The United States on Tuesday urged Egypt’s military-backed interim government to allow supporters of ousted president Mohamed Morsi to protest freely as fresh demonstrations took place in Cairo.
State Department deputy spokeswoman Marie Harf said Washington regarded freedom to protest as a “key part” of the democratic process but would be concerned by reports of violence.
Clashes between pro and anti-Morsi demonstrators and security forces have killed more than 250 people since the end of June.
“Clearly, we’re watching the situation on the ground very closely,” Harf said.
“We encourage the interim government to allow people to protest — that’s a key part of moving forward with the democratic process, and of course, would be concerned by new reports of violence.”
Harf was speaking after Morsi supporters held a wave of demonstrations outside several Egyptian ministries.
Police fired tear gas to break up brief clashes that erupted between Morsi loyalists and residents of one Cairo neighborhood.
“I know the situation is unfolding as we speak now, but we’ll be monitoring it closely,” Harf said.
Washington has walked a careful line since the democratically elected Morsi, Egypt’s first Islamist leader, was ousted by the military on July 3 amid massive protests against his rule.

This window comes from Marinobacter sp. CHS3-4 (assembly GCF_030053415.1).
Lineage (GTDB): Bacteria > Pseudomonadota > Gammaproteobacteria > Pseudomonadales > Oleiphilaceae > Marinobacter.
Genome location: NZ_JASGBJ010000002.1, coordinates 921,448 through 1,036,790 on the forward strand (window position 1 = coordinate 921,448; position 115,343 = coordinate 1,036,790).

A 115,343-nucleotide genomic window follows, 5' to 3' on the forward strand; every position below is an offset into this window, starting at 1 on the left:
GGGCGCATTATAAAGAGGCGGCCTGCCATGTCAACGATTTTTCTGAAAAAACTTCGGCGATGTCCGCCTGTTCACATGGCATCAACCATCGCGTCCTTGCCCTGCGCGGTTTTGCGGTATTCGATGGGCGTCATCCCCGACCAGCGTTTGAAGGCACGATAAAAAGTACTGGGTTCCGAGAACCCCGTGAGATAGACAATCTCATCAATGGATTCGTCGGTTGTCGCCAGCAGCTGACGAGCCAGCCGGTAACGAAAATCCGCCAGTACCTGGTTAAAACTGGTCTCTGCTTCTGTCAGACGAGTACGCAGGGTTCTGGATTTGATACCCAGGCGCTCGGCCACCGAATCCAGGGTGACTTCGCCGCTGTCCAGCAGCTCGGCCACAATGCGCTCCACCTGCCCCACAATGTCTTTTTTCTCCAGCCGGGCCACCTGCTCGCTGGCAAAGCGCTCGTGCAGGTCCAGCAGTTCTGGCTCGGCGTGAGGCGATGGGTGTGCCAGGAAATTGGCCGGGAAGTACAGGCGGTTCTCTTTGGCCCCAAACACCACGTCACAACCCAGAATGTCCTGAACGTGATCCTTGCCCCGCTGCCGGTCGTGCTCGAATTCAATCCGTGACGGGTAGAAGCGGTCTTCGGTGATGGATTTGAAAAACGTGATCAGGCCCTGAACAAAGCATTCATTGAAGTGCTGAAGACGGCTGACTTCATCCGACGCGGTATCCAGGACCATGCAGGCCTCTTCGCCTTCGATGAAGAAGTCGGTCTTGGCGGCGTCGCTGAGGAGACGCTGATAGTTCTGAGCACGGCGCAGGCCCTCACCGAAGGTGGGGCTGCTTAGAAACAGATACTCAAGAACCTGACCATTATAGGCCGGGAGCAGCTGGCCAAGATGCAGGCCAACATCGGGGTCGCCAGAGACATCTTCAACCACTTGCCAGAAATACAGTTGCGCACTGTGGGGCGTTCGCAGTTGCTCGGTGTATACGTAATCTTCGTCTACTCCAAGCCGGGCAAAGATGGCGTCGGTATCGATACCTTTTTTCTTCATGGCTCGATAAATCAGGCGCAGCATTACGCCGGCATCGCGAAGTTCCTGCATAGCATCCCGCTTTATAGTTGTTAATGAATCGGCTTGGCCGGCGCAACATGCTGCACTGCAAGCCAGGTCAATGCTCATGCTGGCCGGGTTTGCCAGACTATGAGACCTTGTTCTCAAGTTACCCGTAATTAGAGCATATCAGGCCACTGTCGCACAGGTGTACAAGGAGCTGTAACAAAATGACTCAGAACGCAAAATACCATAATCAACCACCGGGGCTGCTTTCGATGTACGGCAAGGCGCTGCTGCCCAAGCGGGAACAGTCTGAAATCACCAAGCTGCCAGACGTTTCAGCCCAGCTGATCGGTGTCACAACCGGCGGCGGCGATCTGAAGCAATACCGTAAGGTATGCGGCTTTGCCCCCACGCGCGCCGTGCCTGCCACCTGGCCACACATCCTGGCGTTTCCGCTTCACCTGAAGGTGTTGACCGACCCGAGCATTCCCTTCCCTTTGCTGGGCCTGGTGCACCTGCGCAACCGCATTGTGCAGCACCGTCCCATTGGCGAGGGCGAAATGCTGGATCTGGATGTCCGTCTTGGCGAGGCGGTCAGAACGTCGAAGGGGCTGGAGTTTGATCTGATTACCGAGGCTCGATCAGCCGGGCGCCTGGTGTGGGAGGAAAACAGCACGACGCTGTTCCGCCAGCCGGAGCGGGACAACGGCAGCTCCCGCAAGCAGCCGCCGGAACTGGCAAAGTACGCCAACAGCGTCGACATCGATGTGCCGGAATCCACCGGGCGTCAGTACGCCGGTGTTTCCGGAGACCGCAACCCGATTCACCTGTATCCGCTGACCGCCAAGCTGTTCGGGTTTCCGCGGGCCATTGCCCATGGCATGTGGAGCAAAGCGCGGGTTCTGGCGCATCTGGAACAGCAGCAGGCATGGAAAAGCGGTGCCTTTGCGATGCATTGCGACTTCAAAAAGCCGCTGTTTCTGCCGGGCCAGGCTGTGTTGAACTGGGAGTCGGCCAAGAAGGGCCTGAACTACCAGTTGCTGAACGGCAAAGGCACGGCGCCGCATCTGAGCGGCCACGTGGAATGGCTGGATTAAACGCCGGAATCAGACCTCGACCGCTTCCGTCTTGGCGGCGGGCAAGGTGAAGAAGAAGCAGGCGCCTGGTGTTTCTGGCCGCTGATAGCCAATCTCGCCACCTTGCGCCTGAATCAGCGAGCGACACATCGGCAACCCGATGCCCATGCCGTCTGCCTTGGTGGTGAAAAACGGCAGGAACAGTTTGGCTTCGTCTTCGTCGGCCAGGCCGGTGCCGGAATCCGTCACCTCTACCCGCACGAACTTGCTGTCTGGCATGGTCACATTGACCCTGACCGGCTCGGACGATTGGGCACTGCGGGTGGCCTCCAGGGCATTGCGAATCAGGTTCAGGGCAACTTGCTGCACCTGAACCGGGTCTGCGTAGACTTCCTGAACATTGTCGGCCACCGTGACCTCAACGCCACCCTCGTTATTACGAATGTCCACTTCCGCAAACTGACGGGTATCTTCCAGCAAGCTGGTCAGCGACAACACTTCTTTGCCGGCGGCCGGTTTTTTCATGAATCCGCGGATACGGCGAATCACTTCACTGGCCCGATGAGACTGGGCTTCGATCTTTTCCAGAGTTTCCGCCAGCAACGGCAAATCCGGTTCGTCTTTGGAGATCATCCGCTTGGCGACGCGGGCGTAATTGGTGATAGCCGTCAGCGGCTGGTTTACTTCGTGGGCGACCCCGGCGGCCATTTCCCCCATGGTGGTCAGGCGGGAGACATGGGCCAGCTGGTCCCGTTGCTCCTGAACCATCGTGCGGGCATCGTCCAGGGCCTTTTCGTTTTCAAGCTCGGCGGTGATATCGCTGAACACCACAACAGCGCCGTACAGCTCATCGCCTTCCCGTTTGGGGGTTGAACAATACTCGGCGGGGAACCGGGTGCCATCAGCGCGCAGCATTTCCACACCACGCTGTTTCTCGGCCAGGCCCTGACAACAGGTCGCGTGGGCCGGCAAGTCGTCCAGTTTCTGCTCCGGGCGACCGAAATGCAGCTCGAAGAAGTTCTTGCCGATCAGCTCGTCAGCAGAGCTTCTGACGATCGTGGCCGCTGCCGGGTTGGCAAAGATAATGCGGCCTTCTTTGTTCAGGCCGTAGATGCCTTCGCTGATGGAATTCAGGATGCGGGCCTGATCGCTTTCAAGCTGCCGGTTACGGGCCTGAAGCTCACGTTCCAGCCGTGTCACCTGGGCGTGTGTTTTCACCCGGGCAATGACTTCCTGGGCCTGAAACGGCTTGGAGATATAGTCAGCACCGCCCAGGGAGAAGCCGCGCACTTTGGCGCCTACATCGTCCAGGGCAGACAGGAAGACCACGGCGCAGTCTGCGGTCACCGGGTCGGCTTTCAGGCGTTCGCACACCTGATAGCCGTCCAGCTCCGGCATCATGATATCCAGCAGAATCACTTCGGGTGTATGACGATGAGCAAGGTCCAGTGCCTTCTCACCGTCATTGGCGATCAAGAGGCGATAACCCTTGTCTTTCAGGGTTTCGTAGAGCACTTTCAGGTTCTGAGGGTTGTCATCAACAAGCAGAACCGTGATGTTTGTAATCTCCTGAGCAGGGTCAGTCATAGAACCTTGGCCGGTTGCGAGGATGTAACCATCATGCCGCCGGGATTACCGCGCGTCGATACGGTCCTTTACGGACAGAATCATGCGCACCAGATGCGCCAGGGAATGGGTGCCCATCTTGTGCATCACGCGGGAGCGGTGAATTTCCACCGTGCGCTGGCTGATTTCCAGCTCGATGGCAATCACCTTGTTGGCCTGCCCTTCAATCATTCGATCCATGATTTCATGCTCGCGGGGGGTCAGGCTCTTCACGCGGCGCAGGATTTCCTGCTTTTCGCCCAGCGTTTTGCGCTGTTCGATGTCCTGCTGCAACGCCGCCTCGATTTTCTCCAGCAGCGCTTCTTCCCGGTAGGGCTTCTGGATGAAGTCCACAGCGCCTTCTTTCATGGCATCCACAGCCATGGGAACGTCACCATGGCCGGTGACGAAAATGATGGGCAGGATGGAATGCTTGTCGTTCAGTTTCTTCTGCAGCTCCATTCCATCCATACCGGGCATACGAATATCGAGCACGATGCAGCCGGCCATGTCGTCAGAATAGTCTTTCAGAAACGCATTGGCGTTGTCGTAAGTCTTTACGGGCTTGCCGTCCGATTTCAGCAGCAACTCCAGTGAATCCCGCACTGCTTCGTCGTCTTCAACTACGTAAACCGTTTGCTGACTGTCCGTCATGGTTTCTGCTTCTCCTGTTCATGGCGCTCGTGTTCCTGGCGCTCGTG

The United States, which provides $1.5 billion in mostly military aid to Egypt every year, maintains close ties to the Egyptian military but says it favors a rapid return to elected civilian rule.
“I would say that we made clear that we had some concerns with the way Mr Morsi was governing,” Harf said.
“And when we have similar concerns with the way the interim government is acting, we will certainly make those clear to the interim government as well.”
US Secretary of State John Kerry appeared to give his backing to the overthrow of Morsi earlier this month, stating that the army had acted to “restore democracy.”
But he later appeared to dial back on the comment, stating: “Egypt needs to get back to a new normal.”
The United States has declined to describe Morsi’s ouster as a “coup” to avoid having to cut the $1.3 billion in aid to Egypt’s military. US law stipulates that any military aid must be suspended in the event of a civilian government being ousted by the military.